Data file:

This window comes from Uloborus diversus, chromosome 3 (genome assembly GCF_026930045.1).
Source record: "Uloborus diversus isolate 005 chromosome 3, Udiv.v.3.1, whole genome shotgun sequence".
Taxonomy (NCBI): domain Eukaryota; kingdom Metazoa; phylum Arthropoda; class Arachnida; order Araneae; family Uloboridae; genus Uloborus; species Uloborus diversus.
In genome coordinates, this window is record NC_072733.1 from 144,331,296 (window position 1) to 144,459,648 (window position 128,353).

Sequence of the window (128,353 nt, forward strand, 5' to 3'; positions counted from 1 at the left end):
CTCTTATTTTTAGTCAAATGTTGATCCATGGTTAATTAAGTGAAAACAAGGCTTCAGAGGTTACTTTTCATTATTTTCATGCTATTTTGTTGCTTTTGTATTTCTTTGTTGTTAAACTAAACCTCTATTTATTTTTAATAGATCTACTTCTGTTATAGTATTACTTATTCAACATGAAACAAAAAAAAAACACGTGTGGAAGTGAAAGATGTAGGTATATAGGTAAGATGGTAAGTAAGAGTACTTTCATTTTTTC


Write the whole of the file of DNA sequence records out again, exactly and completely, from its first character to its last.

This window comes from Uloborus diversus, chromosome 3 (genome assembly GCF_026930045.1).
Source record: "Uloborus diversus isolate 005 chromosome 3, Udiv.v.3.1, whole genome shotgun sequence".
Taxonomy (NCBI): domain Eukaryota; kingdom Metazoa; phylum Arthropoda; class Arachnida; order Araneae; family Uloboridae; genus Uloborus; species Uloborus diversus.
In genome coordinates, this window is record NC_072733.1 from 144,331,296 (window position 1) to 144,459,648 (window position 128,353).

Sequence of the window (128,353 nt, forward strand, 5' to 3'; positions counted from 1 at the left end):
CTCTTATTTTTAGTCAAATGTTGATCCATGGTTAATTAAGTGAAAACAAGGCTTCAGAGGTTACTTTTCATTATTTTCATGCTATTTTGTTGCTTTTGTATTTCTTTGTTGTTAAACTAAACCTCTATTTATTTTTAATAGATCTACTTCTGTTATAGTATTACTTATTCAACATGAAACAAAAAAAAAACACGTGTGGAAGTGAAAGATGTAGGTATATAGGTAAGATGGTAAGTAAGAGTACTTTCATTTTTTC